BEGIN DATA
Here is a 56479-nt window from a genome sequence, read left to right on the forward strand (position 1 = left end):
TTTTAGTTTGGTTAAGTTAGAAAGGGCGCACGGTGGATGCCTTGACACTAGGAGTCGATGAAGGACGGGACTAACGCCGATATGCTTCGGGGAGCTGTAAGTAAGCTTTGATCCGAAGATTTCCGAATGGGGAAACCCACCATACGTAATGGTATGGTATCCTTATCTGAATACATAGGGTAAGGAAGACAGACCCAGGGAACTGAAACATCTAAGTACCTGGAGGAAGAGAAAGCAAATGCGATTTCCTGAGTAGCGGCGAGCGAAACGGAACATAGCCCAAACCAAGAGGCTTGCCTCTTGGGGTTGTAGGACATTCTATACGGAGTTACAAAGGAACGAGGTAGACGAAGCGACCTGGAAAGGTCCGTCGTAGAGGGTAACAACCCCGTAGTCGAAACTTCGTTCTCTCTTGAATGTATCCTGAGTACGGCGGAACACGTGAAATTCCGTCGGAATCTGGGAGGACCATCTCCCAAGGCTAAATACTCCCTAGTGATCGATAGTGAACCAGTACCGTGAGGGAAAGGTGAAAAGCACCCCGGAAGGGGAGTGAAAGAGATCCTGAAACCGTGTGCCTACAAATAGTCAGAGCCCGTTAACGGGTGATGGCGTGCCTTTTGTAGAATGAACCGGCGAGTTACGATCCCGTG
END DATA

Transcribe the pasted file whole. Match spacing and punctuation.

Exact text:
Here is a 56479-nt window from a genome sequence, read left to right on the forward strand (position 1 = left end):
TTTTAGTTTGGTTAAGTTAGAAAGGGCGCACGGTGGATGCCTTGACACTAGGAGTCGATGAAGGACGGGACTAACGCCGATATGCTTCGGGGAGCTGTAAGTAAGCTTTGATCCGAAGATTTCCGAATGGGGAAACCCACCATACGTAATGGTATGGTATCCTTATCTGAATACATAGGGTAAGGAAGACAGACCCAGGGAACTGAAACATCTAAGTACCTGGAGGAAGAGAAAGCAAATGCGATTTCCTGAGTAGCGGCGAGCGAAACGGAACATAGCCCAAACCAAGAGGCTTGCCTCTTGGGGTTGTAGGACATTCTATACGGAGTTACAAAGGAACGAGGTAGACGAAGCGACCTGGAAAGGTCCGTCGTAGAGGGTAACAACCCCGTAGTCGAAACTTCGTTCTCTCTTGAATGTATCCTGAGTACGGCGGAACACGTGAAATTCCGTCGGAATCTGGGAGGACCATCTCCCAAGGCTAAATACTCCCTAGTGATCGATAGTGAACCAGTACCGTGAGGGAAAGGTGAAAAGCACCCCGGAAGGGGAGTGAAAGAGATCCTGAAACCGTGTGCCTACAAATAGTCAGAGCCCGTTAACGGGTGATGGCGTGCCTTTTGTAGAATGAACCGGCGAGTTACGATCCCGTG